11 November 2018
This is a translation of an article by Mark Delta, writer and language teacher.
Modal verbs – i. e. verbs expressing possibility, permission, obligation or likelihood (such as can, should, must or ought to), as well as desire, intention and other attitudes to actions – are rarely a problem for us in our first language, as we are used to them since our early childhood. But in a new language, they may cause issues because of their language-specific subtleties, as well as the fact that almost all of these verbs have multiple meanings.
For example, the English sentence "he must go to the store" may express an order ("go to the store!") or an obligation, much like "he should go to the store". However, "he must have gone to the store" is an assumption: looks like he has gone to the store. In the same time, "he mustn't go to the store" is not a negation of the obligation (that would be "he doesn't have to go to the store"), but a prohibition: he must stay at home.
Also, compare the following: "I didn't need to go there" is just a statement that someone had no obligation to go. However, "I shouldn't have gone there" expresses regret: it would be better if I didn't go there.
So, this is an article about modal verbs and auxiliary words that express obligation. How does one say "must", "should", "has to", "obliged to" in Hebrew? Below is the list of words, usage cases and explanations.
אני צריך ללכת לחנות ani tzarich lalechet la-chanut means "I must go to the store". The reasons can be different: I decided, I planned, I was forced; with the words צָרִיךְ tzarich (צְרִיכָה tzricha, צְרִיכִים tzrichim, צְרִיכוֹת tzrichot) it does not matter.
The word tzarich does not assume an obligation: the phrase above can mean "I need to go to the store (just because I decided to)".
In the past tense, we would say: הייתי צריך ללכת לחנות. In the future tense: אהיה צריך ללכת לחנות, or אצטרך ללכת לחנות etztarech lalechet la-chanut. In this case, the verb לְהִצְטָרֵךְ lehitztarech works as a kind of future tense for the word צריך.
In its second meaning, להצטרך means "to be forced, to have to" (bound by external circumstances): אצטרך ללכת לחנות - "I'll have to go to the store". In this meaning, the verb להצטרך can be used not only in the future tenses, but in all tenses: הצטרכתי ללכת לחנות hitztarachti lalechet la-chanut - "I had to go to the store".
When used in the present tense, this verb conveys a periodic, habitual or regular need, rather than a momentary obligation: אני מצטרך ללכת לחנות "I have to go to the store" (from time to time, on a regular, repeated basis).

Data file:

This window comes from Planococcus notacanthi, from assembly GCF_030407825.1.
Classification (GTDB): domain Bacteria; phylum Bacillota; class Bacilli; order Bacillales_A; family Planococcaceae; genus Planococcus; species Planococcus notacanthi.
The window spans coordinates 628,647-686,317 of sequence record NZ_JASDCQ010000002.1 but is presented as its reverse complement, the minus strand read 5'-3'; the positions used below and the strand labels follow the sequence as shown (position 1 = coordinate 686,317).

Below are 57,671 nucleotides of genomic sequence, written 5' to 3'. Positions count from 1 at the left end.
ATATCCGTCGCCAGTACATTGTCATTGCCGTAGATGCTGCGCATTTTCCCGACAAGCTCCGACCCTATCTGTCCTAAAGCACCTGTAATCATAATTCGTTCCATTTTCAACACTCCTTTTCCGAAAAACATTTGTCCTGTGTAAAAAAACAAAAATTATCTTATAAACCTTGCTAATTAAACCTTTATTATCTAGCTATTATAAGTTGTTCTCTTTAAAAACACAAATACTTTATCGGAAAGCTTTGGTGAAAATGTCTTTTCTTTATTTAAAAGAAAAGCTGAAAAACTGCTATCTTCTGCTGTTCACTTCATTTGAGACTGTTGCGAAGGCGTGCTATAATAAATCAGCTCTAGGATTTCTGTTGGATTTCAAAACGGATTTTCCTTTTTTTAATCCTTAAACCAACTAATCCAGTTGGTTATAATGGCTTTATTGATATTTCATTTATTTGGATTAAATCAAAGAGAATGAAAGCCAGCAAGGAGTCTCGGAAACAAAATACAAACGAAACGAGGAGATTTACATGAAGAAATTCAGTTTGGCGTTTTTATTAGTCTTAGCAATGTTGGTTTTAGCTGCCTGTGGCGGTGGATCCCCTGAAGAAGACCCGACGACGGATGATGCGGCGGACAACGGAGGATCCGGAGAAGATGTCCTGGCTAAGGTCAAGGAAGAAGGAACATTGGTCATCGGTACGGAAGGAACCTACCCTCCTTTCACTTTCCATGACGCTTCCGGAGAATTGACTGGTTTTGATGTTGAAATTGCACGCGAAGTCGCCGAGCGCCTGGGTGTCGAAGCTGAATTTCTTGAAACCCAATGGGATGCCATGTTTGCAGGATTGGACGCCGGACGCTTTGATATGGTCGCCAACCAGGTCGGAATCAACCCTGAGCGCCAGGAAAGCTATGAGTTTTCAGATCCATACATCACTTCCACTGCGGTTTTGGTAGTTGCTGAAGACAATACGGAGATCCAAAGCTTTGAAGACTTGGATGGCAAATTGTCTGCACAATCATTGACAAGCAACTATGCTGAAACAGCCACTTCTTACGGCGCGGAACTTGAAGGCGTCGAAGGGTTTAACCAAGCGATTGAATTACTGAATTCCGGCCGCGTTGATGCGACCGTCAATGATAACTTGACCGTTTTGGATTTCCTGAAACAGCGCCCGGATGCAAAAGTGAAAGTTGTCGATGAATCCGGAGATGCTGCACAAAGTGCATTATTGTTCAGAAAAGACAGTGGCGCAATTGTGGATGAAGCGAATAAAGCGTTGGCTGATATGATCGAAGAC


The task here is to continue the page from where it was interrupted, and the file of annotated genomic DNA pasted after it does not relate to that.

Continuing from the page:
In its third meaning, להצטרך is used with a direct object (that is, without a preposition or with the preposition אֶת et – even though it is uncommon for hitpa'el verbs), or (less often) with the preposition לְ־ le-, and means "to need need something or someone": אצטרך את הספר eztarech et hа-sеfer hа-zе - "I will need this book." The same phrase can be also used in the past tense.
The word זִקּוּק ~ זיקוק zikuk (ל־) "in need (of)" is used with the same meaning:
הייתי זקוק לספר הזה, אני זקוק לספר הזה, אהיה זקוק לספר הזה.
הזדקקתי לספר הזה, אני מזדקק לספר הזה, אזדקק לספר הזה.
But let’s return to צריך. The same word can be used in impersonal sentences – when the subject is not explicit or even not implied. Such sentences are uncommon in English, but are common in other languages, for example, Russian: "нужно пойти в магазин" or French: "il faut aller au magazin", roughly translated into English as "there is a need to go to the store". In Hebrew, one would say:
צריך ללכת לחנות = צריכים ללכת לחנות = יש צורך ללכת לחנות tzarich, tzrichim, yesh tzorech. the last expression means literally "there is a need" (צֹרֶךְ ~ צורך tzorech). In other tenses:
.היה צריך, יהיה צריך
.היו צריכים, יהיו צריכים
.היה צורך, יהיה צורך
The word tzarich is also used with nouns when something is needed or required. While להזדקק and זקוק are used with the preposition ל- , a direct object is used after צריך :
אני צריך את המילון הזה – "I need this dictionary".
הוא צריך, היה צריך, יהיה צריך את הספר הזה - "he needs (needed, will need) this book."
From the roots ז-ק-ק and צ-ר-ך some more words are formed:
לְהַצְרִיךְ lehatzrich – "to demand (someone to do something), to put someone in dependence on something".
וְנָא אַל תַּצְרִיכֵנוּ יי אֱלהֵינוּ לא לִידֵי מַתְּנַת בָּשָׂר וָדָם וְלא לִידֵי הַלְוָאָתָם (from Birkat hа-mazon, the blessing after meal): "please do not make us dependent upon the gifts of mortal men nor upon their loans".
Note, however, that להצריך is rarely used in modern language, even in written texts.